The following was posted in a Mormon-based Facebook group to spur discussion:
according to mormon doctrine (still looking for the scriptural reference, so bear with me, and the following does not depend on this being the case) we are only accountable to the law (of god) that we have "received. that begs the question, what does it mean to "receive" the law? does simply hearing someone say it, like a preacher, qualify? must it be read in scripture? must it be heard over and over and over again, a certain number of times over a certain number of day/years? or, must it be communicated to us explicitly by God himself (or an agent that can objectively show their agency from God)?
since I've read non-Mormon scriptures and heard non-Mormon preachers, if anything but the latter, than I must be accountable to disparate laws of god. that seems like an irrational requirement, and simply put, i'm not interested in existing in an irrational world/universe. (or, if our universe is irrational, I don't care to exist in it any longer.)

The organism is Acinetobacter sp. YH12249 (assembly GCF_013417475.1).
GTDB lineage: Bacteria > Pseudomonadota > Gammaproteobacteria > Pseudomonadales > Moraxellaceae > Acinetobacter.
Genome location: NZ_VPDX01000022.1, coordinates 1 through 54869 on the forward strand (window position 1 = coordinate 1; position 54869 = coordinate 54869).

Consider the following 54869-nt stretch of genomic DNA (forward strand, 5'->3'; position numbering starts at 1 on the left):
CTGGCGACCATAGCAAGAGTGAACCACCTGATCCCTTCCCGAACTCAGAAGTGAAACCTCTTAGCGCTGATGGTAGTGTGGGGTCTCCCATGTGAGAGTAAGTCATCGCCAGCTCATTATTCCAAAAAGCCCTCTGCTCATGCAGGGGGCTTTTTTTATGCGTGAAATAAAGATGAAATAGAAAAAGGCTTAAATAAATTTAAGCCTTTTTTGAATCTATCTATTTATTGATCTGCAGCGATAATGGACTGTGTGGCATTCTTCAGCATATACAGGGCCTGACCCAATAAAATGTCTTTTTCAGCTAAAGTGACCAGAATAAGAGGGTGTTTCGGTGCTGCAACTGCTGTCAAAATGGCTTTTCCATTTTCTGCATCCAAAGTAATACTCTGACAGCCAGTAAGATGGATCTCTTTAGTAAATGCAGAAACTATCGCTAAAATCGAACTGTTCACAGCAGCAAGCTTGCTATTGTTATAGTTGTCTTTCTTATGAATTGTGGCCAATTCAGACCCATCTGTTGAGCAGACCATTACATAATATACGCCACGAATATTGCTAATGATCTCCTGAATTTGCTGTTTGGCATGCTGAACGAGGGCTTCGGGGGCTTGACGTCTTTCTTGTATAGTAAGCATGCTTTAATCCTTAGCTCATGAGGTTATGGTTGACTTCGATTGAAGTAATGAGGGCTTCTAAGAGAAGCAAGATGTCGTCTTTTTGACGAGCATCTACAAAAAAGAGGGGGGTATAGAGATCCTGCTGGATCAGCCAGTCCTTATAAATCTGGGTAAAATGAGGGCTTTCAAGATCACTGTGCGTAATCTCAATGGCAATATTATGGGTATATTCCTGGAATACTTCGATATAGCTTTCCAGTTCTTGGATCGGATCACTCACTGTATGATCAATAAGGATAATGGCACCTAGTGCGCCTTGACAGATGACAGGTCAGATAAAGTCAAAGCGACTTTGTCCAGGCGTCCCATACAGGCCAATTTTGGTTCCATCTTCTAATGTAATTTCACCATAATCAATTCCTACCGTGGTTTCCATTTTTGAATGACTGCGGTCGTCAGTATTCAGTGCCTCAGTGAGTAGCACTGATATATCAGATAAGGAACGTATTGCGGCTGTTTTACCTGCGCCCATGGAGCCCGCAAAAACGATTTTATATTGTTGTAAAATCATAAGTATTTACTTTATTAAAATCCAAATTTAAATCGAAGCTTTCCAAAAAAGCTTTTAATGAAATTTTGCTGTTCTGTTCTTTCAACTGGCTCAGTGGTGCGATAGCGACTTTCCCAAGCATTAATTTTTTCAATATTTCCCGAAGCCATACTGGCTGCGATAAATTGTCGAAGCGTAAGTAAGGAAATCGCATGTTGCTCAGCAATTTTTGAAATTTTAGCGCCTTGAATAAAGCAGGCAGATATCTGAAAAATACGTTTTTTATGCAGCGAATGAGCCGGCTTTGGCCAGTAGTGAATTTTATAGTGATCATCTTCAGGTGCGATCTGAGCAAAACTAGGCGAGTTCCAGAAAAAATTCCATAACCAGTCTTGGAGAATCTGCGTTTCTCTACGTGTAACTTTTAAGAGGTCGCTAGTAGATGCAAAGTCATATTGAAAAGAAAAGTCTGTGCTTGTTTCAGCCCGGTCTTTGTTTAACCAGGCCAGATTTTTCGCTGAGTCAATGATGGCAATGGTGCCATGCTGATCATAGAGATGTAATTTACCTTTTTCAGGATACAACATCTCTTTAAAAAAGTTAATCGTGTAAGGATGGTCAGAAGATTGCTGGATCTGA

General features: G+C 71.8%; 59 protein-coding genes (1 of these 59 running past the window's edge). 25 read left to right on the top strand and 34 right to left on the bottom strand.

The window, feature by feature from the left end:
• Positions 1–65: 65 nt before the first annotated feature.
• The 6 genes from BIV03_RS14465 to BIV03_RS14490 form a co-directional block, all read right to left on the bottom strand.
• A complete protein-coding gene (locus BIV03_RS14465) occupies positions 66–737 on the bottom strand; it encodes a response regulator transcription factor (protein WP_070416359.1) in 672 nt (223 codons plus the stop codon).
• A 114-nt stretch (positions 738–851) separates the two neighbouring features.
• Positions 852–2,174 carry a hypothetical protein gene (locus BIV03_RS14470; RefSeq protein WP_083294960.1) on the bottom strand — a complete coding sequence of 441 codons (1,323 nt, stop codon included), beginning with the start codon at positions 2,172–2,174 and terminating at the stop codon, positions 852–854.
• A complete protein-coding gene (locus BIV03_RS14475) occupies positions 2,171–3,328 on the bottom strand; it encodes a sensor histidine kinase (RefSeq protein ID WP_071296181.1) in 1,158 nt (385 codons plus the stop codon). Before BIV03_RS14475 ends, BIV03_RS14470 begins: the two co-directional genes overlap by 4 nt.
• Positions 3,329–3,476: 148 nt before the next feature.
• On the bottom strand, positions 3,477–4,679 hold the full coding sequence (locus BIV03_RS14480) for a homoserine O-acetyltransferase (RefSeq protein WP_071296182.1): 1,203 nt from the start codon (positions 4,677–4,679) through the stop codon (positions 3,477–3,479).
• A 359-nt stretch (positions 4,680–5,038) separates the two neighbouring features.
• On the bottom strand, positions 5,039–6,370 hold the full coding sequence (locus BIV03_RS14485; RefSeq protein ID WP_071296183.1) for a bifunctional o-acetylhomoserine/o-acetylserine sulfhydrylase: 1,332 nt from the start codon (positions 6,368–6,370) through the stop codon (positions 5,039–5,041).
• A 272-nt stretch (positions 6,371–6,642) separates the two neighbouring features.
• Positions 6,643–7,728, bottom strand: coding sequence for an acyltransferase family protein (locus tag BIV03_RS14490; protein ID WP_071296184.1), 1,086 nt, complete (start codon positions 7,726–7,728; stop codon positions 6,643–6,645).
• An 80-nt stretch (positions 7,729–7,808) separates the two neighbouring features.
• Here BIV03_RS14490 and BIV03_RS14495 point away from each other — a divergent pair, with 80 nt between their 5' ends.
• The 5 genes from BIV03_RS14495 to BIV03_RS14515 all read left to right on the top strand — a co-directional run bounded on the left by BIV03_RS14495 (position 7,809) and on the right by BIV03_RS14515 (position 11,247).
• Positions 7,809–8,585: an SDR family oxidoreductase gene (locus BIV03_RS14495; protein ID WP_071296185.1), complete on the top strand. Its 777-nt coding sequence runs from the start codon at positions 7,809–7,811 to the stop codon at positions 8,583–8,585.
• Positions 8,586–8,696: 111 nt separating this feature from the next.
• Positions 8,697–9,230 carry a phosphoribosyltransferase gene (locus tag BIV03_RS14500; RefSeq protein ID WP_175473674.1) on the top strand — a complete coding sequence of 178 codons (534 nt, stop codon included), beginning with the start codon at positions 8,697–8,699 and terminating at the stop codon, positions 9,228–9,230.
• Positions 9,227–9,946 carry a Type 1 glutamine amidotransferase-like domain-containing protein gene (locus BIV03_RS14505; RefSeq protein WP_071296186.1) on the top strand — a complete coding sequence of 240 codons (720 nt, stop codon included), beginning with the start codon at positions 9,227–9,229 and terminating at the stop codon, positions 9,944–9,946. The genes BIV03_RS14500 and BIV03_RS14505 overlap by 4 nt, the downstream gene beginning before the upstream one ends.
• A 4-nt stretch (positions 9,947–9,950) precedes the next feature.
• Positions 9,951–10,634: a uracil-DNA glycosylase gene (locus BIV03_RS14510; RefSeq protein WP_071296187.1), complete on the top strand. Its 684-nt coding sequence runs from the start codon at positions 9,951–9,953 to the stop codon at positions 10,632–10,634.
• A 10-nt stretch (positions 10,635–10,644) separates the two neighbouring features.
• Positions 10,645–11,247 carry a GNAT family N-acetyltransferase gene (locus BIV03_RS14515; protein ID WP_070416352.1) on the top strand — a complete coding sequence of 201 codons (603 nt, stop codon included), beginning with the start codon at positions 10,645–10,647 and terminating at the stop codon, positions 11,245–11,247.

the only rational definition of "receive" then is an explicit communication from God himself. since I have not had that, I have not "received" any of god's laws. therefore I am not accountable to them. and for him to hold me as accountable to them would be irrational, and therefore unjust (my opinion). I can't accept that a god would be either irrational or unjust. therefore, i feel that I, as a non-recipient to god's law, stand accountable only for my own actions toward others.
and i see no reason to assign myself the duty of seeking communion with god. I may want to, sure, but not as a matter of duty or law or divine requirement.
if there is an after life with its own nature, then that depends on what that nature is. but if god were rational and just, then he must give us the same opportunities after death as before, or at any time after we "receive" his laws.